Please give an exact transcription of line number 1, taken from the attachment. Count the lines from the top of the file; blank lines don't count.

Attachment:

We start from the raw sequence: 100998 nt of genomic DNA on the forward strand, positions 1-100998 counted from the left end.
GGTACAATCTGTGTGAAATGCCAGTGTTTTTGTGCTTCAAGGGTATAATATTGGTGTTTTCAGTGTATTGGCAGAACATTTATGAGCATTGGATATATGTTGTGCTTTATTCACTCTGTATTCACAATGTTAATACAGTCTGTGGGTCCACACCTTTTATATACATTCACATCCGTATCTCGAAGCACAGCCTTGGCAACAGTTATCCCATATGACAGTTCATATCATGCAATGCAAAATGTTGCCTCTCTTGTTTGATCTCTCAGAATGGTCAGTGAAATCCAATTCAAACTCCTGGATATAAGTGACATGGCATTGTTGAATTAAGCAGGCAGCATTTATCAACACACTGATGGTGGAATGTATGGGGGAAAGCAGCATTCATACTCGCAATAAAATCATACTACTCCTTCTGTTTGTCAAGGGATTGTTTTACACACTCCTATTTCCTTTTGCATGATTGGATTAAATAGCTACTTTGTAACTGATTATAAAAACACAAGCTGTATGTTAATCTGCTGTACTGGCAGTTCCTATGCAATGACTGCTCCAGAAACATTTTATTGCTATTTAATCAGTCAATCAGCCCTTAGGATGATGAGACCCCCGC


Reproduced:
We start from the raw sequence: 100998 nt of genomic DNA on the forward strand, positions 1-100998 counted from the left end.